Brexit and the NHS: what now for digital health?

Brexit and the NHS: what now for digital health?

The country is in turmoil. The outstanding sense just days after UK public opinion had won the right to leave the European Union, is that nobody is sure of anything regarding how things will change over the coming months and years until the Brexit move is officially triggered and completed. There is certainly a lot of dismay and sharing of a sense of shock – especially among those who voted to leave while not believing it could even happen. The driving force for this referendum has many reasons behind it, not all explicit and not all based on corroborated facts.

Promises like “£350M/week to the NHS”, which though not proposed directly by Nigel Farage, leader of UKIP, was explicitly used in the Leave campaign and has already been retracted as a “mistake” by him and as “not guaranteed” by the others in the Leave camp, just hours after the UK successfully won a Brexit vote on June 24th.

Conflicting advice regarding our vote to leave, states that from the Leave perspective, the NHS will get £8bn/year back because of not having to pay the currently required fees to Brussels in order to maintain EU membership. Set against this, is a slightly higher amount of money (£10.5bn) that the Labour government, mostly representing the Remain campaign, suggests will be needed if the UK leave the EU – potentially cutting the Department of Health’s budget severely and resulting in the loss of around 1000 nurses and 150 doctors. It’s a mess.

Quite apart from the fact that by making partnerships and working relationships with our progressive European cousins much harder to maintain and align with, the NHS is at danger of being cut off from the talent and high-quality of healthcare that has been accessible across borders in both directions during the forty-odd years that the UK has been in the EU.

Nobel prize Laureate and president of the Royal Society, Venki Ramakrishnan, has stated that the EU have provided money, some £1bn/year, that is essential to supplement UK research funds in the area of science and technology. Figures state that 16% of Britain’s university researchers are made up of members from other EU countries. All indications now, are that the NHS will not have the same level of access to this pool of influential thinkers, technological and evidence-based talent once the transition is done – not without attaching a hefty price-tag in order to do so.

Paul Nurse, another Nobel prize winner and director of the Francis Crick Institute, states: “This is a poor outcome for British science and so is bad for Britain,” he said. “Science thrives on the permeability of ideas and people, and flourishes in environments that pool intelligence, minimizes barriers and are open to free exchange and collaboration.”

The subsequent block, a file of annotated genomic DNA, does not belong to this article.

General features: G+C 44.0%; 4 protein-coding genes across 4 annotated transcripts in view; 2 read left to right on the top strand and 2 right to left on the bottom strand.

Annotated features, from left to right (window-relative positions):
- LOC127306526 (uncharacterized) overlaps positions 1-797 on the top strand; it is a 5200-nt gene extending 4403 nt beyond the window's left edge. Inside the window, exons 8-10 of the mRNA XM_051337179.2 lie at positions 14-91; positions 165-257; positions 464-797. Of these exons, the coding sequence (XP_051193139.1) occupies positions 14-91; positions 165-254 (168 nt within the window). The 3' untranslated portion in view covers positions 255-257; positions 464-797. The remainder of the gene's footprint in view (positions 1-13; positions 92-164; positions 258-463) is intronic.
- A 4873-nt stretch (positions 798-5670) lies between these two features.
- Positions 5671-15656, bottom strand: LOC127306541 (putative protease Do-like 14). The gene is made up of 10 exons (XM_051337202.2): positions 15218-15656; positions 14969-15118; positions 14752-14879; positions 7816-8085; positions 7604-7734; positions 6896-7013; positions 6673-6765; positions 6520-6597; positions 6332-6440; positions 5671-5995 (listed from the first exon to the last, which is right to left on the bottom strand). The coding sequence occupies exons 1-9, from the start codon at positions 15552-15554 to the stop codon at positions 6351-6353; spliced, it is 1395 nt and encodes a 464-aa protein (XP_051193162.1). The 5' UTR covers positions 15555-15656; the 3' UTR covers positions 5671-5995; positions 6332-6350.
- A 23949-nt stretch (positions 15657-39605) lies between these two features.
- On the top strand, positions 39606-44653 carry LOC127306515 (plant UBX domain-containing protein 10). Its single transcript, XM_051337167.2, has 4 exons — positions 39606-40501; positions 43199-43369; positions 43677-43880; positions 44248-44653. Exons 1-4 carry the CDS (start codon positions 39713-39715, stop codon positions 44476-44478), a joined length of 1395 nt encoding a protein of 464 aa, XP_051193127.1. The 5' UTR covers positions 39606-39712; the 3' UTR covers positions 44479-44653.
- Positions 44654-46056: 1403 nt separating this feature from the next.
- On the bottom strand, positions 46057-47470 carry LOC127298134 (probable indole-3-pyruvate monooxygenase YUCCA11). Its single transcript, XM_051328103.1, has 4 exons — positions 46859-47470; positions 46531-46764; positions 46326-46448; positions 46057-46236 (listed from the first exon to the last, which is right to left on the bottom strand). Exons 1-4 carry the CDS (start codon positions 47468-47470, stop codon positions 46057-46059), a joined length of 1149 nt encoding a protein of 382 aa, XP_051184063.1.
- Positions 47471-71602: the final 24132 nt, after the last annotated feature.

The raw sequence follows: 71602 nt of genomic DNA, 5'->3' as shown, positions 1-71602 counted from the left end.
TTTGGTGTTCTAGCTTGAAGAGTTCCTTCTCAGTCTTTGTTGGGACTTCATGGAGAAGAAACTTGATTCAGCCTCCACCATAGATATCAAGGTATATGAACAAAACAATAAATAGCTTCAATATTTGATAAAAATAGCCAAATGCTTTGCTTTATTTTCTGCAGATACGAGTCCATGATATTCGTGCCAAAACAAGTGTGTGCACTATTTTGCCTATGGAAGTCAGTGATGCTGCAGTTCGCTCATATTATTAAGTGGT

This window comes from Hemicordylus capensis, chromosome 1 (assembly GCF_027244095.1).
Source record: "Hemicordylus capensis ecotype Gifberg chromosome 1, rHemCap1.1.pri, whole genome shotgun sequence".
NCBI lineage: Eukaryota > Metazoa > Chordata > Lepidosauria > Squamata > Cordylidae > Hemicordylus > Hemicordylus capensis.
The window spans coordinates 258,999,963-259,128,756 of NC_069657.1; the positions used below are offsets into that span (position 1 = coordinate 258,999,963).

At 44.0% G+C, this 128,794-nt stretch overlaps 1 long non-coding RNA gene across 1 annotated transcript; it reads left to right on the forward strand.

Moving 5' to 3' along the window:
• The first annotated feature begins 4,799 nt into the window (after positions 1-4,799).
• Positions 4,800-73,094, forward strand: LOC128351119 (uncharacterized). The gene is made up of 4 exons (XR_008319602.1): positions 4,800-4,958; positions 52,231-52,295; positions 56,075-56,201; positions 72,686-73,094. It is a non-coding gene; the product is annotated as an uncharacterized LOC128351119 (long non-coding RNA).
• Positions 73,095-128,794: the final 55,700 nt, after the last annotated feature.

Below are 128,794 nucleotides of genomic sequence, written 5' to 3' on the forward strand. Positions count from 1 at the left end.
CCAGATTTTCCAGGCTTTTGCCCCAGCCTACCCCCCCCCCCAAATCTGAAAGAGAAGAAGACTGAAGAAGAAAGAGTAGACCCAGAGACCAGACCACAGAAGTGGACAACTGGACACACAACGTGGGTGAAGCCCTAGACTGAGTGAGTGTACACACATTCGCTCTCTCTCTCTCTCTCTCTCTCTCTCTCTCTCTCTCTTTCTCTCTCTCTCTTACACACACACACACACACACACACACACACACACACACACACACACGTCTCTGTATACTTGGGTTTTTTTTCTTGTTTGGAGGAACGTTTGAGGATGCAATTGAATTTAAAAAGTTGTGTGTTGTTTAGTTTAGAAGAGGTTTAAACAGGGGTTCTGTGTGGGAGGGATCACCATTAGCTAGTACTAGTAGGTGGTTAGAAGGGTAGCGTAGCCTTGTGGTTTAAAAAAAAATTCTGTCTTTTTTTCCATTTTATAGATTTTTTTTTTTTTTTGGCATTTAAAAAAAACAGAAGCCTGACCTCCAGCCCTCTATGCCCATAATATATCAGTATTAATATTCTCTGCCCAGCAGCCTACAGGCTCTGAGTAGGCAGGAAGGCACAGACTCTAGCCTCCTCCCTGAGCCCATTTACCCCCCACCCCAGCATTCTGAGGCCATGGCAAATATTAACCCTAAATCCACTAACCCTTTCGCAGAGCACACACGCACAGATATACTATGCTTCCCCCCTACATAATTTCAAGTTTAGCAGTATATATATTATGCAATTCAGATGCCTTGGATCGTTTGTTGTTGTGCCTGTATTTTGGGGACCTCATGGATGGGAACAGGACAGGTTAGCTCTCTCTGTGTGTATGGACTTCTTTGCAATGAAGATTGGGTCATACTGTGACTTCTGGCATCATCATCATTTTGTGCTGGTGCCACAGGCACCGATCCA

The cost of this uncertainty and declaration of intent to shun one of the largest free trade agreements available to us, will of course create huge ripples throughout every facet of society and industry both in the UK and the EU, with the NHS as one of the main targets of the inevitable cuts and re-structuring.

The recently planned NHS England offering of free medical devices and apps to all of the UK’s population, as was discussed in an earlier article, may come under a renewed threat. Simply deciding who that population includes may be tricky enough to start with, let alone justify the extra cost to provide the tech in the light of these changes.

The new “autonomous” UK may see a radical change in population demographic, as those who had been contributing to the economy by working and providing unique skills and talents from other EU countries will likely leave the UK and instead, all the millions of British expats, many of whom, have quite rightly, exited the employment market in order to retire, may be forced to return to the UK for fear of losing their pensions. This will simultaneously bump up the aging population and reduce the proportion of tax-paying citizens, which would’ve provided much needed income and present an extra pressure on the NHS for healthcare demand than ever before.

If this does happen, ironically novel technological solutions would be needed more urgently than ever before to help stave the gaping wounds from the NHS budget cuts and every penny will have to be spent wisely. Whether this can be achieved will have to be seen and all eyes are on the brand new government in the weeks and months to come.

THE AUTHOR

Syeeda Farruque

Syeeda Sanchita Farruque has an MBBS in Medicine from the UK and has worked in health promotion for a specialist registered charity: BAPAM (The British Association for Performing Arts Medicine) which tied in her many years as a performing and recording artist with health promotion education. Having been in a band that supported Sting in his Brand New Day tour in 2000 representing a high point in her performing career, she has returned to healthcare by completing her Msc in Health Informatics at the Karolinska Institute in Stockholm and is currently looking for meaningful work in value-based personalised and precision medicine. Her focus is to harness her abilities to be part of the team that moves solutions forward, safely and effectively, so that patients - the heart of the issue - can benefit the most

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